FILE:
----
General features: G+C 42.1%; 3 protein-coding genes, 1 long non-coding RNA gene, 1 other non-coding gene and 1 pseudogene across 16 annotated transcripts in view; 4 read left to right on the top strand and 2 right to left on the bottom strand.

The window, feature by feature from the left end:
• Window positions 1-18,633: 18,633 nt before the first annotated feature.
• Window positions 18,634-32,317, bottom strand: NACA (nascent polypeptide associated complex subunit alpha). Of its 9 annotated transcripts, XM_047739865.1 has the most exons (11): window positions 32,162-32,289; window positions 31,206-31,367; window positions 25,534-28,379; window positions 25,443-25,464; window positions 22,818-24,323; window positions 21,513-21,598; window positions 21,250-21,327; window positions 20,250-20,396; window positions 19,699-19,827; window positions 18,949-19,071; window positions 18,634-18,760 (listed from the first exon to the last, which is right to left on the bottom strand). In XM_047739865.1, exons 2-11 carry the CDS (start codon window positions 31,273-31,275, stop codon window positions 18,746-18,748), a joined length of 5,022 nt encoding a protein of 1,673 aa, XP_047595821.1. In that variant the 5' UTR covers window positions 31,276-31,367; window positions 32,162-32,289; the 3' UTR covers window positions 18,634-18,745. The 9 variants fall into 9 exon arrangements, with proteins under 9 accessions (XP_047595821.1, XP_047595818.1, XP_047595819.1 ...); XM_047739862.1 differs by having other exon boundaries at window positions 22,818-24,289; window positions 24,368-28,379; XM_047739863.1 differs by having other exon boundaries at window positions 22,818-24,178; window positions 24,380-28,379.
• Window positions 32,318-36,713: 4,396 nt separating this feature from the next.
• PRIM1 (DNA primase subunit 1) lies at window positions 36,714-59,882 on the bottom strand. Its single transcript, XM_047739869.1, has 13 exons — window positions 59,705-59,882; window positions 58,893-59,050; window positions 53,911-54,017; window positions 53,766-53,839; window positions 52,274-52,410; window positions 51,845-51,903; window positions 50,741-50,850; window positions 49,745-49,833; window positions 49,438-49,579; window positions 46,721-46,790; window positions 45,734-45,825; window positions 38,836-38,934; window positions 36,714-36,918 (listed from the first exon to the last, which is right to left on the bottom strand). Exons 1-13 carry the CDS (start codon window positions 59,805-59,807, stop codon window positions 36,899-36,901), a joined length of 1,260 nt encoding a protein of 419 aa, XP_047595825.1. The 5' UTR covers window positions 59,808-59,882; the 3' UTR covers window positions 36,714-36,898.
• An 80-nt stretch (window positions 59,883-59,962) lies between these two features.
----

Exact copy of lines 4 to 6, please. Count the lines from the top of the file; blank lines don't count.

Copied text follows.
• Window positions 18,634-32,317, bottom strand: NACA (nascent polypeptide associated complex subunit alpha). Of its 9 annotated transcripts, XM_047739865.1 has the most exons (11): window positions 32,162-32,289; window positions 31,206-31,367; window positions 25,534-28,379; window positions 25,443-25,464; window positions 22,818-24,323; window positions 21,513-21,598; window positions 21,250-21,327; window positions 20,250-20,396; window positions 19,699-19,827; window positions 18,949-19,071; window positions 18,634-18,760 (listed from the first exon to the last, which is right to left on the bottom strand). In XM_047739865.1, exons 2-11 carry the CDS (start codon window positions 31,273-31,275, stop codon window positions 18,746-18,748), a joined length of 5,022 nt encoding a protein of 1,673 aa, XP_047595821.1. In that variant the 5' UTR covers window positions 31,276-31,367; window positions 32,162-32,289; the 3' UTR covers window positions 18,634-18,745. The 9 variants fall into 9 exon arrangements, with proteins under 9 accessions (XP_047595821.1, XP_047595818.1, XP_047595819.1 ...); XM_047739862.1 differs by having other exon boundaries at window positions 22,818-24,289; window positions 24,368-28,379; XM_047739863.1 differs by having other exon boundaries at window positions 22,818-24,178; window positions 24,380-28,379.
• Window positions 32,318-36,713: 4,396 nt separating this feature from the next.
• PRIM1 (DNA primase subunit 1) lies at window positions 36,714-59,882 on the bottom strand. Its single transcript, XM_047739869.1, has 13 exons — window positions 59,705-59,882; window positions 58,893-59,050; window positions 53,911-54,017; window positions 53,766-53,839; window positions 52,274-52,410; window positions 51,845-51,903; window positions 50,741-50,850; window positions 49,745-49,833; window positions 49,438-49,579; window positions 46,721-46,790; window positions 45,734-45,825; window positions 38,836-38,934; window positions 36,714-36,918 (listed from the first exon to the last, which is right to left on the bottom strand). Exons 1-13 carry the CDS (start codon window positions 59,805-59,807, stop codon window positions 36,899-36,901), a joined length of 1,260 nt encoding a protein of 419 aa, XP_047595825.1. The 5' UTR covers window positions 59,808-59,882; the 3' UTR covers window positions 36,714-36,898.